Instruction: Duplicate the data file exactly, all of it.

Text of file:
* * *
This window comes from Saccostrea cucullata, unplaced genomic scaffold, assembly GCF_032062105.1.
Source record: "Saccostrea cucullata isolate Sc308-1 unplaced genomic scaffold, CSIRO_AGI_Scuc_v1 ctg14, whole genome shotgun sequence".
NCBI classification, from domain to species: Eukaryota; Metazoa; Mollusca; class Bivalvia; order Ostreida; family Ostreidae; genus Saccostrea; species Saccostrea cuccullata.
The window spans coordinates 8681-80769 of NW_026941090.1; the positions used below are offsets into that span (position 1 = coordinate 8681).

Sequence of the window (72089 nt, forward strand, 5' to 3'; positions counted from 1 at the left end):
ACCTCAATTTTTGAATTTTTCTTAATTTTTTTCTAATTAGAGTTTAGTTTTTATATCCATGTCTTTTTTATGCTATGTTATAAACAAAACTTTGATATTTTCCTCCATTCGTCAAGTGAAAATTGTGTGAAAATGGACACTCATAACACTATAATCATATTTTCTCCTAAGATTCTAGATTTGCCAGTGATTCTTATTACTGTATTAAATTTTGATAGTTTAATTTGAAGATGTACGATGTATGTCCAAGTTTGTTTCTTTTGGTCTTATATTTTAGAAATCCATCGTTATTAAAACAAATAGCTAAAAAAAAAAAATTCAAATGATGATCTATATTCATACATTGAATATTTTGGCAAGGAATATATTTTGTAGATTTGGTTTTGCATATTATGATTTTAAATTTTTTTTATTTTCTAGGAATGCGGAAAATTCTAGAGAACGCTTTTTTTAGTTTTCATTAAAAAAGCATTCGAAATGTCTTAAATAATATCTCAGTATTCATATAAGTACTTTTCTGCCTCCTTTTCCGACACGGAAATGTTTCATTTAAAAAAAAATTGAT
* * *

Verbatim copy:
This window comes from Saccostrea cucullata, unplaced genomic scaffold, assembly GCF_032062105.1.
Source record: "Saccostrea cucullata isolate Sc308-1 unplaced genomic scaffold, CSIRO_AGI_Scuc_v1 ctg14, whole genome shotgun sequence".
NCBI classification, from domain to species: Eukaryota; Metazoa; Mollusca; class Bivalvia; order Ostreida; family Ostreidae; genus Saccostrea; species Saccostrea cuccullata.
The window spans coordinates 8681-80769 of NW_026941090.1; the positions used below are offsets into that span (position 1 = coordinate 8681).

Sequence of the window (72089 nt, forward strand, 5' to 3'; positions counted from 1 at the left end):
ACCTCAATTTTTGAATTTTTCTTAATTTTTTTCTAATTAGAGTTTAGTTTTTATATCCATGTCTTTTTTATGCTATGTTATAAACAAAACTTTGATATTTTCCTCCATTCGTCAAGTGAAAATTGTGTGAAAATGGACACTCATAACACTATAATCATATTTTCTCCTAAGATTCTAGATTTGCCAGTGATTCTTATTACTGTATTAAATTTTGATAGTTTAATTTGAAGATGTACGATGTATGTCCAAGTTTGTTTCTTTTGGTCTTATATTTTAGAAATCCATCGTTATTAAAACAAATAGCTAAAAAAAAAAAATTCAAATGATGATCTATATTCATACATTGAATATTTTGGCAAGGAATATATTTTGTAGATTTGGTTTTGCATATTATGATTTTAAATTTTTTTTATTTTCTAGGAATGCGGAAAATTCTAGAGAACGCTTTTTTTAGTTTTCATTAAAAAAGCATTCGAAATGTCTTAAATAATATCTCAGTATTCATATAAGTACTTTTCTGCCTCCTTTTCCGACACGGAAATGTTTCATTTAAAAAAAAATTGAT